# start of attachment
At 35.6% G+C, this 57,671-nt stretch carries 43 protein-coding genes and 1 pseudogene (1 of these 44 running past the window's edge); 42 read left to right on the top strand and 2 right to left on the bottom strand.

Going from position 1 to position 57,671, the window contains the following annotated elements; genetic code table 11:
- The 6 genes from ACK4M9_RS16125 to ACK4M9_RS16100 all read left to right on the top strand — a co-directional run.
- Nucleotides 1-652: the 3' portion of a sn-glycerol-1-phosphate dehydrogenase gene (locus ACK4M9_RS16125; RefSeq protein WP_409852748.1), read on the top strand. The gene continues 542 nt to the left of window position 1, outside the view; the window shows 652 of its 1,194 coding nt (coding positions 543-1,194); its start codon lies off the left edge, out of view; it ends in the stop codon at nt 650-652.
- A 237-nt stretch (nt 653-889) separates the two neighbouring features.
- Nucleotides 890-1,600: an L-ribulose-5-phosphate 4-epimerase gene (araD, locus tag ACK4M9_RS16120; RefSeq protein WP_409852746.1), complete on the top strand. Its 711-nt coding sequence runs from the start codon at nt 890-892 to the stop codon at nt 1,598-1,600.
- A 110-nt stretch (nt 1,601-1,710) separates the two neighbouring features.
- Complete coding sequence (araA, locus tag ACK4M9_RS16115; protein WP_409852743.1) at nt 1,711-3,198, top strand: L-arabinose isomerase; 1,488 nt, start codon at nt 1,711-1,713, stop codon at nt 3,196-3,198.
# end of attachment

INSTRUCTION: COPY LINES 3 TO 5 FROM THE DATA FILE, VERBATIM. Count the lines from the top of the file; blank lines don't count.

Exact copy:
- The 6 genes from ACK4M9_RS16125 to ACK4M9_RS16100 all read left to right on the top strand — a co-directional run.
- Nucleotides 1-652: the 3' portion of a sn-glycerol-1-phosphate dehydrogenase gene (locus ACK4M9_RS16125; RefSeq protein WP_409852748.1), read on the top strand. The gene continues 542 nt to the left of window position 1, outside the view; the window shows 652 of its 1,194 coding nt (coding positions 543-1,194); its start codon lies off the left edge, out of view; it ends in the stop codon at nt 650-652.
- A 237-nt stretch (nt 653-889) separates the two neighbouring features.